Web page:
This approach has been criticized by many in the scientific community as racist, non-scientific, sexist and dangerous. Produced by Laurie Garrett. Previously cataloged as AZ Winter says that the country seems much more outspoken about politics, and much less fearful, in general, about a looming Communist threat.
Winter was born in Australia, had been residing in London at the time of the interview, but says in this interview that she considered California a second home. This program was originally broadcast during KPFA's open hour. Anti-feminists see feminists challenging woman's natural role, while feminists see anti-feminists as a right-wing backlash that tries to organize women to support the party of war.
The right-wing "pro-family agenda" is dedicated to fighting the Equal Rights Amendment and enforcing rigid sexual ethics. Voices heard in the recording, which come from a variety of sources, are historian and author Barbara Ehrenreich, Mother Jones editor and feminist activist Deirdre English, feminist activist Catherine MacKinnon, author and feminist activist Lee Novick, feminist activist Charlotte Bunch, satirical performance art troupe Ladies Against Women, anti-feminist activist Phyllis Schlafly, anti-abortion activist Nellie Gray, U.
This speech by Diana Russell was given at the conference entitled "Liberty, decency, feminism: three perspectives on pornography. Note on label: "This is one of the clearest statements I've heard yet on pornography, its difference from eroticism, the reasons why most feminists have ignored the issue of pornography, how it's dangerous for women, why anti-pornography is not pro-censorship, and why women have been put off by the anti-porn movement in the past. The status of women as it changed from Pagan Ireland to Christian Ireland is discussed.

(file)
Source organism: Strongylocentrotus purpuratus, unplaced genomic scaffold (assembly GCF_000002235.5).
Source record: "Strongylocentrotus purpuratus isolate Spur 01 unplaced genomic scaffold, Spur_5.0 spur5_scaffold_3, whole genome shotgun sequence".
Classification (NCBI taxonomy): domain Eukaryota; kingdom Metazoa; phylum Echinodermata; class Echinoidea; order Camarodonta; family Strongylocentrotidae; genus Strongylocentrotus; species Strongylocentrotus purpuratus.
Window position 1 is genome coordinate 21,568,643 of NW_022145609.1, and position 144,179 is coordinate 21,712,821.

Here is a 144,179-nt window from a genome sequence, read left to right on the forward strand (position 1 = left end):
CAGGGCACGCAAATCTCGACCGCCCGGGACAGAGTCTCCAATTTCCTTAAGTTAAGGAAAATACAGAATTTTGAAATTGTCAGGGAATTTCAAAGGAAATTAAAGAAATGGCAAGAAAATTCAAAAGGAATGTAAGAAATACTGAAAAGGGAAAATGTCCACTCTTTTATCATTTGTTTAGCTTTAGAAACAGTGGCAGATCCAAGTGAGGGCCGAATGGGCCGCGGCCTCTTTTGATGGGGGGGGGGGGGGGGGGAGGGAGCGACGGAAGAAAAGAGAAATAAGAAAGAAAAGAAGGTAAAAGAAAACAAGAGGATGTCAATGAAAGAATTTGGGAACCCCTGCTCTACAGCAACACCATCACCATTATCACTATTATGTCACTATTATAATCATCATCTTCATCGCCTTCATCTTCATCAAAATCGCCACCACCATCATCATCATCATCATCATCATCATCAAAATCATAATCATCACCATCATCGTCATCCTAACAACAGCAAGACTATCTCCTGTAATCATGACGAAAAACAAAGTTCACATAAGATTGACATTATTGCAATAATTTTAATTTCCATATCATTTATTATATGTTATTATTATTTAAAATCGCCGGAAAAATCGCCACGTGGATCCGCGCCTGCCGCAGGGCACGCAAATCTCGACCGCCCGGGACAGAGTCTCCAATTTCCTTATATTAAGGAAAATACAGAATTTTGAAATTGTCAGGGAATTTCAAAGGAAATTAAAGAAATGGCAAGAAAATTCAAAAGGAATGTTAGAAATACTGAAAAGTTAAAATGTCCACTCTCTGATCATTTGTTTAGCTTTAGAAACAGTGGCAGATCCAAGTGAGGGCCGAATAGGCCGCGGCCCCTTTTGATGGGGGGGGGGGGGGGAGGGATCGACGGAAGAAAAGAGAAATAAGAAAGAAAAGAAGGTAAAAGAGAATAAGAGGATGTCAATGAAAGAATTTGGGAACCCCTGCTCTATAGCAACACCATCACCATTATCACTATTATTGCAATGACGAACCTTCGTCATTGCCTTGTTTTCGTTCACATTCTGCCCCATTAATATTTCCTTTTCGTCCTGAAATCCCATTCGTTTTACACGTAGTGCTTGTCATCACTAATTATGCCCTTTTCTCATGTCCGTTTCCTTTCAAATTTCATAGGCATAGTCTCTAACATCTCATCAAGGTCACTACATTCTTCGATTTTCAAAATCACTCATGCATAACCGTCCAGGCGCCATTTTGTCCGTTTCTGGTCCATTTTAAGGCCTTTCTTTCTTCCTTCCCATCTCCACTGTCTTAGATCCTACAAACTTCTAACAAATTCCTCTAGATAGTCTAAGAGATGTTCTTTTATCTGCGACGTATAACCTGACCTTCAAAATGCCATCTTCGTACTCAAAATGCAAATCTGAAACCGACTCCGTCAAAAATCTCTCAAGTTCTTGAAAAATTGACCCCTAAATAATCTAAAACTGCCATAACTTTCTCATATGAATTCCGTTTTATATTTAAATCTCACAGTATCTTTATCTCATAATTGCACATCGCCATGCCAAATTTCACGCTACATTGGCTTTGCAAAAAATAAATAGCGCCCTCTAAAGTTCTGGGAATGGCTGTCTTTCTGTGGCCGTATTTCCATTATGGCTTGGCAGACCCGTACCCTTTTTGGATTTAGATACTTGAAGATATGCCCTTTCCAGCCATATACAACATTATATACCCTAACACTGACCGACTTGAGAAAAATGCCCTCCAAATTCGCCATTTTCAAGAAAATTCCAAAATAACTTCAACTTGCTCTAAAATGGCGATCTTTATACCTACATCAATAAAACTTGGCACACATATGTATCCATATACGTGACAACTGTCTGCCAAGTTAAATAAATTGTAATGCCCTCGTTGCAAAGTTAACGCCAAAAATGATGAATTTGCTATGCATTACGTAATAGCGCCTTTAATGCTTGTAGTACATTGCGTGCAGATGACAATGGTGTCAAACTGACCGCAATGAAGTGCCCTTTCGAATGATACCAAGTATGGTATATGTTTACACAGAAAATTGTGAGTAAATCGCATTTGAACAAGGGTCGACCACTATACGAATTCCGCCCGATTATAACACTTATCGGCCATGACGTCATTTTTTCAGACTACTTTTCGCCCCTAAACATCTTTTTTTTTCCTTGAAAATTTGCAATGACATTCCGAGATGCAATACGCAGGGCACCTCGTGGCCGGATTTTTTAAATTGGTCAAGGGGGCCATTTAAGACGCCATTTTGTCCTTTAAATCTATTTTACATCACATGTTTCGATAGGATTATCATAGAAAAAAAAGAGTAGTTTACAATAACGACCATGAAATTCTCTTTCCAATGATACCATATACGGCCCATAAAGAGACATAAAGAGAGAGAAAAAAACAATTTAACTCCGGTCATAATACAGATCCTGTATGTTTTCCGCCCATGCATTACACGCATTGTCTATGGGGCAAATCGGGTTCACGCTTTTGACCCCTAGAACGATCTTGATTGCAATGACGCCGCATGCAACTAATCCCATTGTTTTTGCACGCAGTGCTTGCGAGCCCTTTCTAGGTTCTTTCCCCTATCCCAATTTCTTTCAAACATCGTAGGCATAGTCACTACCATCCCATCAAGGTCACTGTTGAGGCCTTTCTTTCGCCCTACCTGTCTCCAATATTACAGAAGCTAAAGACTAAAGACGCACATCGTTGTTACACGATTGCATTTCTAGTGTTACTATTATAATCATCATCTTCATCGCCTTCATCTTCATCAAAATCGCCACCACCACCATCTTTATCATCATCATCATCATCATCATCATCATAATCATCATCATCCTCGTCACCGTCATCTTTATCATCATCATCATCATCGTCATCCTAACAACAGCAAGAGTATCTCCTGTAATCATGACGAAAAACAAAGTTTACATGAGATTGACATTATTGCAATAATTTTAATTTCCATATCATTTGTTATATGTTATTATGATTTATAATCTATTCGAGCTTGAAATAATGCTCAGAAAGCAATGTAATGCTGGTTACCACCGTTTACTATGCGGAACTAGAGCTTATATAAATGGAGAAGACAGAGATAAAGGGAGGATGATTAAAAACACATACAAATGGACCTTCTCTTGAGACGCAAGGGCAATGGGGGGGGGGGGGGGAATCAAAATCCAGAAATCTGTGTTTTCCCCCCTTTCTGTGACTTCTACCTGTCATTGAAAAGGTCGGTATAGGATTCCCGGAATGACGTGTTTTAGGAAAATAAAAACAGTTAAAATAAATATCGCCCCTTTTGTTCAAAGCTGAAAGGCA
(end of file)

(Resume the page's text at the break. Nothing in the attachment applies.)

Produced by Padraigin McGillicuddy. Education, job opportunities, family living situations and legal rights are compared and contrasted. Edith Coliver, Director of the Asia Foundation, introduces the participants. Margaret Cormack speaks about India and Japan. Helga Lohr-Bailey speaks about the socialist countries of Eastern Europe.
May N. Diaz compares the situation of women in Mexico with that of women in Sweden. Herma Kay speaks about U. The panelists are from varying backgrounds and places in the country. The encampment features daily lectures in the day and the evening, workshops, and more informal conversational sessions amongst the participants.
They also discuss the group governance methods and challenges. Moderated by Elsa Knight Thompson. Perez introduces her band: Rob Woo on lead guitar; Penny Hannah on bass.
Recorded by E. Not self-contained. Peace Pilgrim talks about her journey, which she's undertaken with no possessions, money or organizational backing, why she's chosen to adopt a pseudonym instead of using her real name, and some of the encounters she's had while on her pilgrimage. The women come from a range of backgrounds some of them are young, some older, some gay, others living with men , but all feel that a woman who intends to go about day and night as a free person had better learn to defend herself. It's a joyful conversation for the most part, as women discover that their bodies can become an extension of their will and personality instead of just something for men to whistle at.
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Moderated by Lois Hansen. Listener phone calls included. Richard Fine, co-chairman of the San Francisco Medical Committee for Human Rights, about a recent trip to northern New Mexico, their investigations into the appalling medical situation there, and the plans to correct it. Originally aired during KPFA's open hour. The book presents a case study of the environmental and interpersonal factors that lead to the development of schizophrenia in a well-to-do American family. Originally broadcast during KPFA's open hour.
William Jennings Bryan Henrie , a country doctor turned abortion rights activist after being convicted in for performing abortions, speaks at the Conference on Abortion and Human Rights on January 9, in San Francisco under the auspices of the Society for Humane Abortion. Henrie calls for a more liberal view toward abortions, declaring that eventually "all will realize that abortions are necessary and grant its freedom. Evalyn Dundas, whose son Malcolm is serving a prison term for non-cooperation with the draft, discusses with Elsa Knight Thompson the problems that such a situation poses for parents.
Malcolm was granted the status of conscientious objector, and joined the Peace Corps through which he was a teacher in Tanzania. He was then recalled by the government and given the draft status of 1A. Malcolm protested the draft, was arrested, and at the time of this interview, was serving a term of 18 months in Lompoc prison.